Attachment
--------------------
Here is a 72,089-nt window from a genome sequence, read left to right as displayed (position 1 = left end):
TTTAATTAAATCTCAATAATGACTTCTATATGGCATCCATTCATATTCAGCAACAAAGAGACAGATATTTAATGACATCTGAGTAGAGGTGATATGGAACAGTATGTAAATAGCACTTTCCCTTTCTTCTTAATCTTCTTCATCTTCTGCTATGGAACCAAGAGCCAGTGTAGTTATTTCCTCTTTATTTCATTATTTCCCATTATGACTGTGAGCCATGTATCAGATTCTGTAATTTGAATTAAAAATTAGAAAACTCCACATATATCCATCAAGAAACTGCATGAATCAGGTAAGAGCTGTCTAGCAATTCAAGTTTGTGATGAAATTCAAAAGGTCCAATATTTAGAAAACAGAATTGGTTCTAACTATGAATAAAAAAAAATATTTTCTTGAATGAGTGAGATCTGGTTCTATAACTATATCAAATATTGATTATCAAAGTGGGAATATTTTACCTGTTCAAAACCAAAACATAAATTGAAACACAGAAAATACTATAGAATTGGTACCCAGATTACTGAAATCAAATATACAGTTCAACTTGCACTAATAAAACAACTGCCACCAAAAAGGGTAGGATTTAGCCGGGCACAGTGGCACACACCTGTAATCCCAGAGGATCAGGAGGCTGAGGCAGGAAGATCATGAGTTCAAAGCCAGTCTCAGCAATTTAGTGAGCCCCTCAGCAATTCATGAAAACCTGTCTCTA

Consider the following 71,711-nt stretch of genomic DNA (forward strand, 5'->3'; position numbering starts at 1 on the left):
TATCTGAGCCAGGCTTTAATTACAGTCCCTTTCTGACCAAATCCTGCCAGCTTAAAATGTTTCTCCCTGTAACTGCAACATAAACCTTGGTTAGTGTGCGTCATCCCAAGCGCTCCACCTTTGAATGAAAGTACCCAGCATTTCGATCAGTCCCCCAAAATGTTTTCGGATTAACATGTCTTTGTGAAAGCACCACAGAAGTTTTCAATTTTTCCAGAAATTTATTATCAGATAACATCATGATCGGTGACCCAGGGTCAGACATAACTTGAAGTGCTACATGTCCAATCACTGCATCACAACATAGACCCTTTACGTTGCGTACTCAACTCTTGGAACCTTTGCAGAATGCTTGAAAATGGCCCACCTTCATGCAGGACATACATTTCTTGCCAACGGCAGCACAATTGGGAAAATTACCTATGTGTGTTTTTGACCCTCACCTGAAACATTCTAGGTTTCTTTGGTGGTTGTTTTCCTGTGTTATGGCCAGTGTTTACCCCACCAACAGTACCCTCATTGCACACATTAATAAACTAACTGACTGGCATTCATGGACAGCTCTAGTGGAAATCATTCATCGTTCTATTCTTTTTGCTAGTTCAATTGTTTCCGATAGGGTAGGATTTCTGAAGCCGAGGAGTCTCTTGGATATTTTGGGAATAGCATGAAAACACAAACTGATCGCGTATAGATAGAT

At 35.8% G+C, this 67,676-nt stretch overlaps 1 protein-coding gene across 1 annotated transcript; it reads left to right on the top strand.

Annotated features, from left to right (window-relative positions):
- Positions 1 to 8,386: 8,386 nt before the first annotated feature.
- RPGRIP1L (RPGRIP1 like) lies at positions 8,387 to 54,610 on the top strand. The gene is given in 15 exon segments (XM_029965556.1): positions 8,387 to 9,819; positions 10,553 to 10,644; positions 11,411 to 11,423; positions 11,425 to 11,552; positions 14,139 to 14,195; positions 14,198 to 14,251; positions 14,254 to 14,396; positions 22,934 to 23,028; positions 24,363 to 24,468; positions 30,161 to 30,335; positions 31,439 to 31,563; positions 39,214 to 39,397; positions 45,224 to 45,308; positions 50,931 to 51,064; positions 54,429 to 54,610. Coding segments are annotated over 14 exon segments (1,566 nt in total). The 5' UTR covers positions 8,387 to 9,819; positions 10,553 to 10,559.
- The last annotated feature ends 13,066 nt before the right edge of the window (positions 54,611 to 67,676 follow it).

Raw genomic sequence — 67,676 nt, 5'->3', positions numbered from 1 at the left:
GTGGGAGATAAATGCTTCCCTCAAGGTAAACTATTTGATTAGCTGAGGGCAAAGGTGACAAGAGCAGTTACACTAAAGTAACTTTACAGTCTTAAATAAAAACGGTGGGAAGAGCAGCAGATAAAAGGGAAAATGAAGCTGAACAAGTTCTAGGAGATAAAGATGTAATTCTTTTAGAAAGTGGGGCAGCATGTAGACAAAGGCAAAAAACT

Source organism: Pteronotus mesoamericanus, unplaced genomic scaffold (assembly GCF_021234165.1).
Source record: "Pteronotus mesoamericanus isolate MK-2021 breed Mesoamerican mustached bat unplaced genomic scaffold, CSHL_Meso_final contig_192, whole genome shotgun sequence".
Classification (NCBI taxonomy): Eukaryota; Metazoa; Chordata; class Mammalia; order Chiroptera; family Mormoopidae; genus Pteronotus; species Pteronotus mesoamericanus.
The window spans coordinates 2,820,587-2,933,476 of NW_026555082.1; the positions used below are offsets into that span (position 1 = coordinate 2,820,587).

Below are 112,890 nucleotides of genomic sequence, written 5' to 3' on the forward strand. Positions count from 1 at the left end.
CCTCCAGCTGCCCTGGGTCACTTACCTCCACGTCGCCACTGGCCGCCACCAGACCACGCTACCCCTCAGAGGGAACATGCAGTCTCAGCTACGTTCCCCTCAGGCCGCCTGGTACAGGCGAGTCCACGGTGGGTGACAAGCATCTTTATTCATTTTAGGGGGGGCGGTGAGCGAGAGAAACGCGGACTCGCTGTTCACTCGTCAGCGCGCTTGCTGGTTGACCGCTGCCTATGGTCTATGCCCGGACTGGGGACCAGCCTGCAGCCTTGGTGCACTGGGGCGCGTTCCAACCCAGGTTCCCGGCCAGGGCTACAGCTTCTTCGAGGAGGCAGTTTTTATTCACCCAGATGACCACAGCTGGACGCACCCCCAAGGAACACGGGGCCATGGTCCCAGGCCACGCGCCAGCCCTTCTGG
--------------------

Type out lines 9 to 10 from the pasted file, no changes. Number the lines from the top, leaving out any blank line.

- The last annotated feature ends 13,066 nt before the right edge of the window (positions 54,611 to 67,676 follow it).

Raw genomic sequence — 67,676 nt, 5'->3', positions numbered from 1 at the left: